· Under AfrISPA’s African Internet eXchange System (AXIS), we seek to build an IXP in every country and to also connect the countries through cross-border terrestrial connectivity.
Much of Africa’s international connectivity has being through satellite (VSAT), which is very expensive. For example, a 2MB connection costs between $5000 and $7000 per month.
There is a lot of effort underway to build terrestrial fiber connections, which are incredibly robust delivery systems for Broadband – in some cases converting existing fiber on the power pylons (the large vertical steel towers supporting high-tension power lines). This is going to have a significant impact on Broadband connectivity and cost.
Currently, there are about a dozen undersea cables for Broadband delivery that are proposed to be built, apart from SAT3 on the West and Southern coast of Africa. There are five of these that I am confident will happen:
1. The East African Marine Systems (TEAMS) which is planned, fully funded and due to come online by June 2009 to cover East Africa and now has TEAMS 2 going down to South Africa.
2. Sea Communication (SEACOM) also planned, fully funded and due to come online by June 2009 to cover South, East and North Africa.
3. East Africa Submarine System (EASSy), which was supposed to be the first rolled out, but due to a change in model, it is now set to come online in 2010 to cover East and Southern Africa. Also fully funded.
4. GLO -1, which is an undersea cable, built by Globacom, the largest mobile operator in Nigeria. It is being built from London to Nigeria and countries it has operations in like Benin and Ghana. Part of the cable is built and there is a planned extension to the US from London.
5. MainOne, which is also planned and about to close the financing, is due to go from Portugal to Nigeria and Ghana where they have a license and landing rights. It is also planned to go down south, providing competition to SAT3, which has rather increased the cost of broadband in that part of the world instead of reducing.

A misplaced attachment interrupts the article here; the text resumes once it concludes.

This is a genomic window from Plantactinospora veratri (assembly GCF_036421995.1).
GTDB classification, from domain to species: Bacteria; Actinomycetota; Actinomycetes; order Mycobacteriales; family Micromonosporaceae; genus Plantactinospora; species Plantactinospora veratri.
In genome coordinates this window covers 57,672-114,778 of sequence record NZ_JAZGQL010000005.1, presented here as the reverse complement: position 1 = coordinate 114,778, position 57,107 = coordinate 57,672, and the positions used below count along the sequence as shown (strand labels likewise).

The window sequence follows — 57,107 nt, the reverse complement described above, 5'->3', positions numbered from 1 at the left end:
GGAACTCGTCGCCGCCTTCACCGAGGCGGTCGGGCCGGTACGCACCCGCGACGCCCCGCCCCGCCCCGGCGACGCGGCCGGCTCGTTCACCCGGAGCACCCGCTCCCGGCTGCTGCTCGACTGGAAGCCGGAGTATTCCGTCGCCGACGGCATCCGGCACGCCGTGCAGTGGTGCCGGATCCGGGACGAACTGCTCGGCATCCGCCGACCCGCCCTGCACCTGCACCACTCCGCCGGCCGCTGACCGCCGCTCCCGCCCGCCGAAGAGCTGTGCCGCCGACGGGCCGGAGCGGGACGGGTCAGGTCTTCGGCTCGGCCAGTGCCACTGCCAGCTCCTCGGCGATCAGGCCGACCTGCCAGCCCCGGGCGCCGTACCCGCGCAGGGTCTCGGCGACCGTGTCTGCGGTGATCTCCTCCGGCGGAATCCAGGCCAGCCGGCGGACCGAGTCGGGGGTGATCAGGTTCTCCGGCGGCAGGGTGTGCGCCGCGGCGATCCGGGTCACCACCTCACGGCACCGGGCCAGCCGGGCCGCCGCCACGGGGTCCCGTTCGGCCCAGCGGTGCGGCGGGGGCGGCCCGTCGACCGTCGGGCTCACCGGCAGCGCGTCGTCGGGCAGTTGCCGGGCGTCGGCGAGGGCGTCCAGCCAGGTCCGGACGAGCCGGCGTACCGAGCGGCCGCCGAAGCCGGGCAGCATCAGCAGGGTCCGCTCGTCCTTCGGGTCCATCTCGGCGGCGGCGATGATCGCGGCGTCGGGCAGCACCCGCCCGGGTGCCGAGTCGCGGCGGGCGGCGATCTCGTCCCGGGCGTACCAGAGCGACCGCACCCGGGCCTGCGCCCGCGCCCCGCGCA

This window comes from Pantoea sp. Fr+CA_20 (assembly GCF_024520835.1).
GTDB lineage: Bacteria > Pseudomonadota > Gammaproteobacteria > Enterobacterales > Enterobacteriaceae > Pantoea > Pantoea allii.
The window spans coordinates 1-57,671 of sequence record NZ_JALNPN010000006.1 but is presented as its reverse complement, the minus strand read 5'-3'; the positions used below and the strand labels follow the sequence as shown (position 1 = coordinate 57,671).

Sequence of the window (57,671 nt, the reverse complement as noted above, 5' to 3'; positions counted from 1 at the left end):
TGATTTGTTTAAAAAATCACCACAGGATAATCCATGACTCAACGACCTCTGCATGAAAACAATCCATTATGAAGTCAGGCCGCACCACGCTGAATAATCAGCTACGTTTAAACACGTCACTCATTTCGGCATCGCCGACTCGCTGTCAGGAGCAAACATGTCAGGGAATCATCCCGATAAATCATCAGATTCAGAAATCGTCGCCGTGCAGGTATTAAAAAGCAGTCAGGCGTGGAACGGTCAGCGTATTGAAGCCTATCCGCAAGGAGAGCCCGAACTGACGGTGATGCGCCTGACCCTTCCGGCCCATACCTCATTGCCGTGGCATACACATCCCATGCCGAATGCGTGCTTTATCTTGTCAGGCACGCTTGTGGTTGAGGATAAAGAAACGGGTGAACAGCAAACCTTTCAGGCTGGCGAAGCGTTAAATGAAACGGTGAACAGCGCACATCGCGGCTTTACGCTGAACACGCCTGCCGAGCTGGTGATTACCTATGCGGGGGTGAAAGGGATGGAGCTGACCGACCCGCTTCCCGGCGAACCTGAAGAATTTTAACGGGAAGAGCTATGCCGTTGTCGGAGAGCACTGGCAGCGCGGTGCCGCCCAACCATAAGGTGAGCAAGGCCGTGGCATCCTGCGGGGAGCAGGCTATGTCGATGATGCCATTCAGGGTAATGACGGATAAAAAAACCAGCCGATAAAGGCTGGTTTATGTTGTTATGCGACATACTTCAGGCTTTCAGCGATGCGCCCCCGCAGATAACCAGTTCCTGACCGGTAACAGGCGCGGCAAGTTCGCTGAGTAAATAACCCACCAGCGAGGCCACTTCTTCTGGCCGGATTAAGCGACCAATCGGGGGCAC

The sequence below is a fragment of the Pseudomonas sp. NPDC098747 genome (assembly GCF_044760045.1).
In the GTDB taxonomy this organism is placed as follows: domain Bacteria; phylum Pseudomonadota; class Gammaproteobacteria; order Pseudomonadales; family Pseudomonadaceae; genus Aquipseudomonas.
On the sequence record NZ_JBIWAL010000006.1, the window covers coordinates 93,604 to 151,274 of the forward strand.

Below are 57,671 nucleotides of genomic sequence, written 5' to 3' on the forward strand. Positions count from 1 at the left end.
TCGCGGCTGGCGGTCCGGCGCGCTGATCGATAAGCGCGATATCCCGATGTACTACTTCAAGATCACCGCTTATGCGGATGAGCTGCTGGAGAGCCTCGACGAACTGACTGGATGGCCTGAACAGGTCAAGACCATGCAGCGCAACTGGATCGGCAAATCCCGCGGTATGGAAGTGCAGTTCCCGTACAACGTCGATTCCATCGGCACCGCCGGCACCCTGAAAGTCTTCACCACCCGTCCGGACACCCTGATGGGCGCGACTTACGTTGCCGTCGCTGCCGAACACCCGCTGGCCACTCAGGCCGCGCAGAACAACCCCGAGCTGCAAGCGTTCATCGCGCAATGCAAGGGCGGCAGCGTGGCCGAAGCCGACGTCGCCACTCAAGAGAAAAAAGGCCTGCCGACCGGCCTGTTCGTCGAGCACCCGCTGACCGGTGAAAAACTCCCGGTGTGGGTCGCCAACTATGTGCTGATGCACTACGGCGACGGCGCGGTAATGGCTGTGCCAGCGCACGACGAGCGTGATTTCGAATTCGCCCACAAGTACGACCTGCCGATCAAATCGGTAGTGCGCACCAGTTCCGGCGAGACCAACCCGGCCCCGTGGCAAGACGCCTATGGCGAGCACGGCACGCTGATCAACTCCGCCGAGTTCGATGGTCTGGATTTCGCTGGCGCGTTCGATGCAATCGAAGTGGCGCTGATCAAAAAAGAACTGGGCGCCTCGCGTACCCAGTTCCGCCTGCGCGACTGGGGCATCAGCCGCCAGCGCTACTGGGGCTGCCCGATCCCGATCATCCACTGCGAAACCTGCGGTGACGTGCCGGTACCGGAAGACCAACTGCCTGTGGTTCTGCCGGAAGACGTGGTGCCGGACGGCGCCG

As mentioned, currently broadband costs are very high in Africa – a 2MB connection costs between $5000 and $7000 per month.
At a recent meeting in Malawi we tried to get the cable operators to give us an idea of their actual cost to market:
- TEAMS is proposing 2MB at $500 per month.
- The other cable companies are indicating their ability to compete at that level and even get cheaper, so we do expect Broadband to get significantly cheaper in Africa over the next 3 years.
With broadband getting cheaper due to the developments above and growth in PC access due to the lowering of PC prices combined with entry of low end laptops like the “One Laptop per child, EeePC, etc, there is going to be an exponential growth in Internet subscribers over the next three to five years.
This would combine with the innovation in digital technology, which is gaining root very quickly in Africa as indicated above. There would be mushrooming of new business, which would grow to become SMEs and eventually become the enterprises of tomorrow.
The uptake in technology clusters like Ghana Cyber City, a 36 acre planned technology park to be build in Accra, would set the stage for the creation of an ecosystem of interaction among these SMEs and also herald the advent of major outsourcing into the continent. The interaction between the homegrown SMEs and the outsourced business in the technology park would create a high level of output on both sides.